Featured Letters

Currently Featured Letter: An Alcoholic Grandson-in-Law

Letter from Thomas Jefferson to John Bankhead, 14 October 1816 In 1808, Jefferson's granddaughter, Ann Cary Randolph, married Charles Lewis Bankhead, the son of personal friend of Jefferson.  Charles proved to be an abusive, improvident, and alcoholic husband. Deteriorating relations with his in-laws culminated in an 1819 quarrel outside the Albemarle County courthouse in which Bankhead critically wounded his wife’s brother Thomas Jefferson Randolph. Bankhead fled the county, but he reunited with his wife shortly thereafter and saw her die from complications following childbirth in 1826. Prior to this, in 1816, Jefferson anxiously describes a sad and ultimately insoluble family situation.  Read more »

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Learn more about the complex and important work of the Papers of Thomas Jefferson: Retirement Series.

 

 


Discussion

says

Hi, looking for a little help. I'm looking for a letter between Jefferson and Adams that would highlight their differences in government. Perhaps something that mentions strong central government vs states rights.

I'm putting together lesson plans for my 8th grade history class for next year and am looking for a primary source on this subject between these two.

Any ideas?

says

The following quote has been attributed by some to Thomas Jefferson, but I am skeptical of its authenticity.

"To take from one, because it is thought his own industry and that of his father's has acquired too much, in order to spare to others, who, or whose fathers, have not exercised equal industry and skill, is to violate arbitrarily the first principle of association, the guarantee to everyone the free exercise of his industry and the fruits acquired by it."

Are these words really those of Thomas Jefferson, and if so, where and when did he state them? I'm looking for real historical evidence, not a link to a politically motivated website or blog.

says

Kevin, this quote is from Jefferson's prospectus for his translation of Destutt de Tracy's Treatise on Political Economy, communicated to Joseph Milligan in a letter of April 6, 1816. There's a reference to this quotation in our debunking of a different quotation, at http://www.monticello.org/site/jefferson/democracy-will-cease-to-exist-q.... The text this quotation appears in has not yet been published by the Papers of Thomas Jefferson: Retirement Series, but you can see Jefferson's retained copy of the prospectus in the Thomas Jefferson Papers at the Library of Congress, online at http://memory.loc.gov/cgi-bin/ampage?collId=mtj1&fileName=mtj1page048.db....

says

I read TJ's letter to Milligan 4/16/16 in Koch & Peden's "Life and selected Writings of TJ" (it's not included in the three other letters selections I have).
The Milligan letter contains J's prospectus for Tracy's work in full, but it does not include the quote in question, and there are no ellipses shown..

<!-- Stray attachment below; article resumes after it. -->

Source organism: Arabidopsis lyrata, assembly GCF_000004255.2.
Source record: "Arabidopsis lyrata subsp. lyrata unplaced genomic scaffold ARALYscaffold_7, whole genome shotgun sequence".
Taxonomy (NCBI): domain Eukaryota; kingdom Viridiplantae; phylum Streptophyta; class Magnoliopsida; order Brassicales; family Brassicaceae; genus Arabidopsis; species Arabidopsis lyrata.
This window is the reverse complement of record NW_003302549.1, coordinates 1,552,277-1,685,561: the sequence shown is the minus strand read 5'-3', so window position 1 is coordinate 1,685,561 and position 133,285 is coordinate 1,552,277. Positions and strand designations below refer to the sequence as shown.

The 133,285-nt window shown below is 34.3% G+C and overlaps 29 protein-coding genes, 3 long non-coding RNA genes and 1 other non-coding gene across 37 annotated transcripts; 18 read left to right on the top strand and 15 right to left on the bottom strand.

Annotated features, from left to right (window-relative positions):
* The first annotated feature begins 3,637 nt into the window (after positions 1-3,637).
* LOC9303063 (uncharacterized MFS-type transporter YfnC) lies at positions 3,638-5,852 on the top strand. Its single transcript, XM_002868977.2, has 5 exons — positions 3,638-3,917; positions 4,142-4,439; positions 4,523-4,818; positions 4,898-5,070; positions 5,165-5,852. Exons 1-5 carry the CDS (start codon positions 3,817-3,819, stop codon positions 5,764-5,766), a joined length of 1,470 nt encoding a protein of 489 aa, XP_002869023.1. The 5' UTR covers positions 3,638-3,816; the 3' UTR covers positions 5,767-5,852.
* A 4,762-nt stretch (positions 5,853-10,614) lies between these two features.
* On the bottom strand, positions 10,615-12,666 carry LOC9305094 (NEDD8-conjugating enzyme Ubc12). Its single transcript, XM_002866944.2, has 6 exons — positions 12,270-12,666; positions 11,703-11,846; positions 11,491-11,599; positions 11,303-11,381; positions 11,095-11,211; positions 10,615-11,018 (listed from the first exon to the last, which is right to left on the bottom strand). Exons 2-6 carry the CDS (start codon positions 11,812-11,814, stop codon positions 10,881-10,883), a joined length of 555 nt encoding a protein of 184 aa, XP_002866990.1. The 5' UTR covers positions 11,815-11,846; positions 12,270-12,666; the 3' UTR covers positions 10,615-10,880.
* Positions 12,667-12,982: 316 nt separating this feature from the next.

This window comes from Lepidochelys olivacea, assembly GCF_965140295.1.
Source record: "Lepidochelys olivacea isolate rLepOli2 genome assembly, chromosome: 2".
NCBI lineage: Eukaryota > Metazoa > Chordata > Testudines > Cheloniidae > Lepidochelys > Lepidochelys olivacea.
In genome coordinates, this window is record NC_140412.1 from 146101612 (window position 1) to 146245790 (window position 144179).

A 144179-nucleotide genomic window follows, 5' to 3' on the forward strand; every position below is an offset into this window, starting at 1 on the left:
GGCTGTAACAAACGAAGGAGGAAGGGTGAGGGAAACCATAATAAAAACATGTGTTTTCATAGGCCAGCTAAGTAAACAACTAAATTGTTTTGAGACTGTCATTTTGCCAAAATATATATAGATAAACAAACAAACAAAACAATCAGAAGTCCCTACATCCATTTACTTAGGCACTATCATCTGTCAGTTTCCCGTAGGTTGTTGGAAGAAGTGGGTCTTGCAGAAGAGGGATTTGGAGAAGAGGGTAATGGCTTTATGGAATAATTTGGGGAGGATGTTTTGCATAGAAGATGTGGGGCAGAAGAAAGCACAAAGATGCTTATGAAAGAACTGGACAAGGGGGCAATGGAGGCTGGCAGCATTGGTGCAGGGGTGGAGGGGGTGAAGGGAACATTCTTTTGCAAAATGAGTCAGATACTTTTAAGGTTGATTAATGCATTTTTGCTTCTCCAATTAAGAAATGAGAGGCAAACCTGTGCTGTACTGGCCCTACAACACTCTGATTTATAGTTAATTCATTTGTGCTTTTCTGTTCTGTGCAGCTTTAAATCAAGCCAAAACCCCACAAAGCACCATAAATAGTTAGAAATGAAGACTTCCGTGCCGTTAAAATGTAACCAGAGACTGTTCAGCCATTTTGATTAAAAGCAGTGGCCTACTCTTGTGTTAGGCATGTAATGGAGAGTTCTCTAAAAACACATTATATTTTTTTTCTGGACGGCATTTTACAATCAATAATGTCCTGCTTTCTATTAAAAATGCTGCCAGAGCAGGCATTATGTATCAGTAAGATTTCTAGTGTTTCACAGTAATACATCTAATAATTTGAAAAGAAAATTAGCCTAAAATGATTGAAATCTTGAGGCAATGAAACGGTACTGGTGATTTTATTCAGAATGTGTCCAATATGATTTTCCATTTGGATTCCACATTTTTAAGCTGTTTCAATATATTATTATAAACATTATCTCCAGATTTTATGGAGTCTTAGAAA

I checked the link and the quote is there in J's hand - but I'm not clear what I'm looking at. Did J write this, but not send it to Milligan for publication?

says

John, according to the Retirement Papers editors, the quotation appears in an "Addition to Note for Destutt de Tracy’s Treastise on Political Economy," ca. 18 May 1816. He enclosed this addition in a letter to Joseph Milligan of 18 May 1816, with instructions for its placement in the published work. Both letters will be published in the forthcoming volume 10 of the Papers of Thomas Jefferson, Retirement Series, which will be available early in 2014.

says

These letters are so much fun and a real hodge-podge sometimes, showing just how varied Jefferson's retirement-era correspondence could be. In Jefferson's day anyone could write to him whether they knew him or not, which really shows just how accessible the public expected him to be. Let's say you've got a wager with a friend, or come out of a tavern late one night to see something strange in the sky, or you want some money - just drop Jefferson a line. Why not? And the letters Jefferson's family members wrote to each other are so revealing, too. Only through them do we know how difficult a trip from Monticello to Poplar Forest could be, not to mention trying to get to Natural Bridge!

says

Not only was TJ dealing with massive debt and deteriorating health during his retirement; but every crank, drunk, huckster, and salesperson within a thousand miles was writing to him. Which makes for highly amusing reading, for us!

says

Apart from the well established Papers of Thomas Jefferson: Retirement Series documentary project, the Family Letters Project is another example of the pioneering scholarship that is undertaken at Monticello at the Robert H. Smith International Center for Jefferson Studies. By making freely available to the public full-text searchable transcriptions of letters from Jefferson’s family members, my colleagues from the Retirement Series are making accessible such a rich body of primary source material that would otherwise remain untapped in this area of research. I love reading each new featured letter on this site, and am looking forward to more !

says

Keep this one checked out – the folks at the Papers of Thomas Jefferson: Retirement Series pick some great letters to feature, which truly are a window into the mind of Jefferson.

says

This site offers a regularly changing glimpse into Jefferson the prodigious letter writer. At any given time, viewers might find a copy of his original musings on atmospheric phenomena, wagering, a trying trip to Natural Bridge or a humorous rejection of yet another request that he buy or sign a subscription list for a proposed publication.

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